Sporting events continue to be a great opportunity to diversify Las Vegas’ citywide calendar to attract visitors throughout the year.
Station Casinos executives shared new details Wednesday about their plans for a long-awaited project in the southwest valley.
The future hotel-casino will occupy a 71-acre parcel on South Durango Drive near the 215 Beltway and feature 100,000 square feet of casino floor space, Chief Financial Officer Stephen Cootey told investors during an earnings call for Station’s parent company, Red Rock Resorts.
The Durango project is expected to take 18 to 24 months for completion.
“We are working through the planning and budgeting phases of this project with a goal and expectation to have a shovel in the ground in the first quarter of 2022,” Cootey said Wednesday.
Plans for the Durango project — the working moniker for the nameless development — include 2,000 slot machines, 40 tables games, more than 200 hotel rooms and suites, a “state-of-the-art” sportsbook and four full-service food and beverage offerings, Cootey said.
Executives weren’t yet ready to share a cost estimate as they finalize designs and contract bids. Station Casinos CEO Frank Fertitta III said he hopes to have an estimate by third-quarter earnings call, which typically occurs in the fall.
The property details shared Wednesday were the first public specifics regarding the on-and-off-again project since May, when Fertitta said the company was targeting early next year for groundbreaking.
Station Casinos has owned the plot of desert land since 2000, though a shovel has yet to hit dirt. There isn’t another casino within five square miles of the site.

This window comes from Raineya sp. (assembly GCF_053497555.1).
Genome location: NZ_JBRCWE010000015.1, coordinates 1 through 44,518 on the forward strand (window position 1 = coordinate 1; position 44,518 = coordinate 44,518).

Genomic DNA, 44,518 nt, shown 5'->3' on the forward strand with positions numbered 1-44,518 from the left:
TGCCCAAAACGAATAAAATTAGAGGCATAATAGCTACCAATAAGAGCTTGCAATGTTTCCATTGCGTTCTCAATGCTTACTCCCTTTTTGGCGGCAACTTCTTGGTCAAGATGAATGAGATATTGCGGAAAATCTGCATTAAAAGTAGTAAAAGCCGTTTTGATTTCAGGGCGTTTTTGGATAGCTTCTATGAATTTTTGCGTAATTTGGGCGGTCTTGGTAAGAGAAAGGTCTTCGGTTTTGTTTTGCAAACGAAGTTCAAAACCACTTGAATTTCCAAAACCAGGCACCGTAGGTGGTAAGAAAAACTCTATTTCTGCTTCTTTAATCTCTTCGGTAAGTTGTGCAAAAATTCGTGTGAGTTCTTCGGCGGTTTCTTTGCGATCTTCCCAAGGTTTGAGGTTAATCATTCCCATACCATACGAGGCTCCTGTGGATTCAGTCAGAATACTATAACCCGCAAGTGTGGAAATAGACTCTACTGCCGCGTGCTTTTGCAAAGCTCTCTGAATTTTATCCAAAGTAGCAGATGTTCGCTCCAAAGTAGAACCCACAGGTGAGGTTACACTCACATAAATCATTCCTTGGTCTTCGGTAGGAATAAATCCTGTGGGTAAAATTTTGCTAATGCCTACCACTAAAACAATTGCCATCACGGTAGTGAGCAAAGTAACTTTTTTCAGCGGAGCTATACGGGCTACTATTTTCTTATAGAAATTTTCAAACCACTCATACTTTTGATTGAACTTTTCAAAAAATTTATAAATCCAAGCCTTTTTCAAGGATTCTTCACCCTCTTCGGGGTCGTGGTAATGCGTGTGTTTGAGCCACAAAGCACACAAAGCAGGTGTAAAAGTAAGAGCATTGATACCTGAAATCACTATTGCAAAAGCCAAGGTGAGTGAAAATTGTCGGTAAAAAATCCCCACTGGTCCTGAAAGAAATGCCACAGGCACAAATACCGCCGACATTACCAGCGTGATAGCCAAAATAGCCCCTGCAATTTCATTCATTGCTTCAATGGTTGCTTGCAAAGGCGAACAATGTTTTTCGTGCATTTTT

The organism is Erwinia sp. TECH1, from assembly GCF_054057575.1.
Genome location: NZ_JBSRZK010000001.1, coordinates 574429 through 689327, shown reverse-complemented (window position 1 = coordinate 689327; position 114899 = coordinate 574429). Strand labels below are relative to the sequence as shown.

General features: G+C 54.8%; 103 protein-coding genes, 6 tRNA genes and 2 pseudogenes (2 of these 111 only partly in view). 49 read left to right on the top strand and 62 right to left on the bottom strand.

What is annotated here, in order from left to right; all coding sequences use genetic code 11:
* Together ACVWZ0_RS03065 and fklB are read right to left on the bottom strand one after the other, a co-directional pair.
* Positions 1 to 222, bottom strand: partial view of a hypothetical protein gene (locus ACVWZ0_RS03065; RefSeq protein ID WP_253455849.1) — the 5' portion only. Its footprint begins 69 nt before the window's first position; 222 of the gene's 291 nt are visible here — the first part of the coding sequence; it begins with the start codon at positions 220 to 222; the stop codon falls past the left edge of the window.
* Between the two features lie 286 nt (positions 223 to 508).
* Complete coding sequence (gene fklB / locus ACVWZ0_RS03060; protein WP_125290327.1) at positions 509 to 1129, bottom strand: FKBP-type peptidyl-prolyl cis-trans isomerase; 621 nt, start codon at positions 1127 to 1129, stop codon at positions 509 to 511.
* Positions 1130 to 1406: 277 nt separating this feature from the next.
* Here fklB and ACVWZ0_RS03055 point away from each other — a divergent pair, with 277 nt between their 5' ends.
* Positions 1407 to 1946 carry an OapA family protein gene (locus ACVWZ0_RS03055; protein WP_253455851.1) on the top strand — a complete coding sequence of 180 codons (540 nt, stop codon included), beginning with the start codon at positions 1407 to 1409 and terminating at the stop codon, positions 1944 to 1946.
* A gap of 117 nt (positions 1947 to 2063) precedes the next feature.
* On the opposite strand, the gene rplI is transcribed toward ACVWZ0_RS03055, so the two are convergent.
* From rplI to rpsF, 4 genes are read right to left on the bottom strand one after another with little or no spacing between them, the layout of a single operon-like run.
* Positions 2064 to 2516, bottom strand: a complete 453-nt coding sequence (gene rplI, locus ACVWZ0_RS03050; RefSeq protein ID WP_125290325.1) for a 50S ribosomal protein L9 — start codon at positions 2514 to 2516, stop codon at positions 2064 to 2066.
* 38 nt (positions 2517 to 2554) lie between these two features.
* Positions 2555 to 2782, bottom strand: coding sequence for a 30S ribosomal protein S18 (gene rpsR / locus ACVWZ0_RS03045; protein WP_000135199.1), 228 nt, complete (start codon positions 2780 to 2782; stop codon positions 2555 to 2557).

An economic crash foiled the company’s plans to start building in 2009 and open in 2011, the Review-Journal reported at the time. A site plan from 2008 showed two hotel towers, a casino, a movie theater and several retail buildings.
Now, the company has the balance sheet to revive the project, Cootey said. He said there is opportunity to “parse off a portion of that land” and partner with other developers to drive down overall costs.
“Our primary focus right now is really down on Durango, which we think is a great development opportunity and the most underserved part of the Las Vegas Valley,” Fertitta said.
A Wednesday note from J.P. Morgan gaming analyst Joseph Greff said he anticipates the total cost for the development to be roughly $400 million, with $150 million to be spent next year.
“The area is fast growing, with a high-income population base, large gaming demographic, and zero competition for five miles,” he wrote in the note.
As the company shifts attention to new developments, Station has no timetable for potentially reopening one of its three closed properties. Fertitta said the company will consider opening a property “if and when we think they can add to the absolute profitability of the company going forward.”
Fiesta Rancho, Fiesta Henderson and Texas Station have yet to welcome back guests since closing because of the pandemic last March. The Palms, which is being sold to the San Manuel Band of Mission Indians, also remains closed.
Red Rock Resorts generated $428.2 million in revenues during the second financial quarter, which lasted from April to June. The company reported that revenues were up $319.7 million from the same period last year — including two months with pandemic-spurred casino closures — and down $54.7 million from the second quarter two years ago.
Reported net income totaled $143.4 million for the second quarter in comparison with a net loss of $7.1 million in 2019.
Shares of Red Rock Resorts, traded as $RRR on the Nasdaq, rose 1.07 percent to close at $41.50.
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